Its a lot of work, but I don't really mind it. Lambing is fun with all the cute babies and I actually enjoy the huge time commitment of feeding morning and night more than my "real" job lol. That said, you can't be sqeamish about making the best choices for the health of the animals. My stepdad has tried to nurse some along that needed put down long before he did because he loves those **** sheep.

My parent's BC is pretty worthless, but we love him anyway. I think its mostly a handler problem...
He will not stand his ground to a ewe that wants to take him at all and forget working the cows, no way in hell he'd work the cows. They should've bought a ranch bred BC and not a trial bred BC. Oh well, he's a super sweet dog and we like him anyway!

We keep a llama with the sheep. The last two were great at their job, but our current one is a big fat fail, so the sheep just come in the lot every night so they are safe. They're so used to the habit they basically put themselves up. Liberty (the Llama) was free from some people who raise llamas and wasn't raised with sheep and is solidly middle aged so I'm betting thats the issue. Our last two (King and Henry respectively) were male llamas. King was pretty standoffish to people for the most part and killed one of my stepdad's dogs, but Henry was just really awesome.

We've got 35 head of cows too. Maybe more, I'm not sure... I think we kept back some more heifers this year. Its more a pain in the ass when something goes wrong with calving... usually you get them in the head catch at the cow barn and call a neighbor (lotta ranching out here in the boondocks), BUT I have to say we have a lot less instances of stuff going wrong with the cows and them needing help than the sheep do. They are so well fed and cared for that we get a lot of twins too, again usually with no issues. All our girls are fine during calving and other times, except one. We got her from a neighbor down the road and she's a different breed (Solaire)... Pie needs sold or turned to burger, she is no bueno.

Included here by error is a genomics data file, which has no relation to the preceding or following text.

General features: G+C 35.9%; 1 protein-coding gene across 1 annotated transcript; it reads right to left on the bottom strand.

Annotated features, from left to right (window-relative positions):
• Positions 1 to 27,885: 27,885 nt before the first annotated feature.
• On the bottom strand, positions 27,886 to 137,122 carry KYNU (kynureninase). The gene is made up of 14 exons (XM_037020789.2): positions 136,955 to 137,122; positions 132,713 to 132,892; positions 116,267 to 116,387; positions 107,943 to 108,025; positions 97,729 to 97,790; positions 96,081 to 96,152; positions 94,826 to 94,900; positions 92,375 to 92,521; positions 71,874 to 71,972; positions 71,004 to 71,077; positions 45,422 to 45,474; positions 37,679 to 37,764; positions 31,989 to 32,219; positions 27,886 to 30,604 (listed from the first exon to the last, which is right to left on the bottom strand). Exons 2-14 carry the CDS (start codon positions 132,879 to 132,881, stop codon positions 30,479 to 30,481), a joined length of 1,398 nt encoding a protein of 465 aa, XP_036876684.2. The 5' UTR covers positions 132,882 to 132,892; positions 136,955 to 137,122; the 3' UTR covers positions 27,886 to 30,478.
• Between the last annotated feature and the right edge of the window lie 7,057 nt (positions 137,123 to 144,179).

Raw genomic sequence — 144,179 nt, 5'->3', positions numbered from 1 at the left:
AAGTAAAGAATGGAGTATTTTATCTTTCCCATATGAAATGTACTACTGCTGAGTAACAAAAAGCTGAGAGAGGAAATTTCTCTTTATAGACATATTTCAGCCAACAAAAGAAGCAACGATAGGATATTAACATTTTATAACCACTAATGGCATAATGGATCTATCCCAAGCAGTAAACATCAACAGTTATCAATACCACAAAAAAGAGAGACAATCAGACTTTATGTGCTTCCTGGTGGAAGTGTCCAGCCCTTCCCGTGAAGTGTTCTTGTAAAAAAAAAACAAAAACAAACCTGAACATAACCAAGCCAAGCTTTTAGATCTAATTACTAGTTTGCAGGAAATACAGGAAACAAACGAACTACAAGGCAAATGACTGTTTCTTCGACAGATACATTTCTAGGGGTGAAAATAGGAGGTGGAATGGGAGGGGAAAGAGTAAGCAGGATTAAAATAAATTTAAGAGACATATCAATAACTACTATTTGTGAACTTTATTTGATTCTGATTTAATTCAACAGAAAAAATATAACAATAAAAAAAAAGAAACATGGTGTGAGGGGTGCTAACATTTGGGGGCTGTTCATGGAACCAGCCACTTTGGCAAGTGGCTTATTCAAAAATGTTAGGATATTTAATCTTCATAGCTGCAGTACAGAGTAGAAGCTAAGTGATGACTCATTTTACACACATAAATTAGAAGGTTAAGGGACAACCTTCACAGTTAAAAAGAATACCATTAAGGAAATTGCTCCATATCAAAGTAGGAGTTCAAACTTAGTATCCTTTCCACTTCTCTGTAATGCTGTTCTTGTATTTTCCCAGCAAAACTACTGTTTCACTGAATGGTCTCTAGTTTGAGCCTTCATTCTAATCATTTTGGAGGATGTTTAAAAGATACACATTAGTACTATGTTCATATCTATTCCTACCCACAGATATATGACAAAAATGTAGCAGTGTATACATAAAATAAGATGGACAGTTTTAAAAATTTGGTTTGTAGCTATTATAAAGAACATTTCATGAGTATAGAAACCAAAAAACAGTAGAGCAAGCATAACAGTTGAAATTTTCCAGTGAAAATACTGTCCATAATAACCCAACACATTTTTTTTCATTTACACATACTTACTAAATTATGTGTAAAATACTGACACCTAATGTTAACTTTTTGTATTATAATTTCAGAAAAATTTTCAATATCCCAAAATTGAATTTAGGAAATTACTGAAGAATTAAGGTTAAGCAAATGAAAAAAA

All our other cows are Simmental/Angus cross mostly. We have one Hereford (used to have her mom as well, but she got cancer by her eye on the white marking and it went to her brain before we could do anything) and we've kept back a few heifers over the years from them, so Muzzy and a couple other girls are part Hereford. Muzzy is black with a white muzzle. She was so cute the day she was born. I was in high school and got to pick her up.

Our bulls are real well mannered too. They are big, especially Bob our Simmental boy, so obviously you have to be conscious of the power there, but overal just really good bulls. Our red Angus boy SS is younger, but he's been great so far.

They are smart enough to peel back the tin on the barn and get to the hay, whereas the sheep are not lol.

I much prefer the cows tbh. Even if my parent's herding dog is totally useless and I'm always the cowdog lol.

I will post some pics when photobucket decides its going to work.
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  #28  
Old 08-17-2012, 11:27 AM
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Sounds like more hobby than real production so here is my advice. Find out who is raising what in your area and find out why they are raising it. Here Romney and suffolk tends to be the dominant breeds. Why? Well our weather allows for a good wool length in romneys and they don't tend to suffer from hoofrot like other breeds do in our always wet pastures and Suffolk are a fast growing meat sheep - usually at the butcher before disease related to wet weather causes an issue.

Good fences are a great investment. Plan fences with the idea of keeping out the bad things and keeping in the good things. Coyotes, eagles, crows, bears, dogs, etc love to kill maim and eat sheep - especially lambs. One of the better fences I've seen for sheep was hog fence with hot wire running on both sides - then it just left you with crows, people, and eagles to worry about during lambing.